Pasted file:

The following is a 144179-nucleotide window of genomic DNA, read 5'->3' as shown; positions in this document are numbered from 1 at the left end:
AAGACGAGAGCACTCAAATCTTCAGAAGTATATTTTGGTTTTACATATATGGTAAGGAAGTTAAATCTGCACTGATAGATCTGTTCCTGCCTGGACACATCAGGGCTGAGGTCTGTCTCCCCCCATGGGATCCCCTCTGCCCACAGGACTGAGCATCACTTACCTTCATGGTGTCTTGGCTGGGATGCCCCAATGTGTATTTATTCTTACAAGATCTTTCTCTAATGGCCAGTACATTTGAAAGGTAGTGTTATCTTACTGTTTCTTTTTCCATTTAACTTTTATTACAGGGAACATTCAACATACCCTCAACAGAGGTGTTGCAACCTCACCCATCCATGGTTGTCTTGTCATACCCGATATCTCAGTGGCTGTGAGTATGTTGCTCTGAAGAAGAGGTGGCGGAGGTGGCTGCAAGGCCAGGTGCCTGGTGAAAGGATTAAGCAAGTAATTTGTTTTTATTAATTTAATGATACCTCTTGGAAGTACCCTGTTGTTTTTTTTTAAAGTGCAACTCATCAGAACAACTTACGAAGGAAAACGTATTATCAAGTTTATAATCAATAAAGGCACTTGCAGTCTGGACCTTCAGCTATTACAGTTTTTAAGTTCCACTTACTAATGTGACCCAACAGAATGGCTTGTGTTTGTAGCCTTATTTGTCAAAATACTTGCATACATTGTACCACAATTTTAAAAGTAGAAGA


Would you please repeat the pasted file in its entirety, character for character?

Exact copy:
The following is a 144179-nucleotide window of genomic DNA, read 5'->3' as shown; positions in this document are numbered from 1 at the left end:
AAGACGAGAGCACTCAAATCTTCAGAAGTATATTTTGGTTTTACATATATGGTAAGGAAGTTAAATCTGCACTGATAGATCTGTTCCTGCCTGGACACATCAGGGCTGAGGTCTGTCTCCCCCCATGGGATCCCCTCTGCCCACAGGACTGAGCATCACTTACCTTCATGGTGTCTTGGCTGGGATGCCCCAATGTGTATTTATTCTTACAAGATCTTTCTCTAATGGCCAGTACATTTGAAAGGTAGTGTTATCTTACTGTTTCTTTTTCCATTTAACTTTTATTACAGGGAACATTCAACATACCCTCAACAGAGGTGTTGCAACCTCACCCATCCATGGTTGTCTTGTCATACCCGATATCTCAGTGGCTGTGAGTATGTTGCTCTGAAGAAGAGGTGGCGGAGGTGGCTGCAAGGCCAGGTGCCTGGTGAAAGGATTAAGCAAGTAATTTGTTTTTATTAATTTAATGATACCTCTTGGAAGTACCCTGTTGTTTTTTTTTAAAGTGCAACTCATCAGAACAACTTACGAAGGAAAACGTATTATCAAGTTTATAATCAATAAAGGCACTTGCAGTCTGGACCTTCAGCTATTACAGTTTTTAAGTTCCACTTACTAATGTGACCCAACAGAATGGCTTGTGTTTGTAGCCTTATTTGTCAAAATACTTGCATACATTGTACCACAATTTTAAAAGTAGAAGA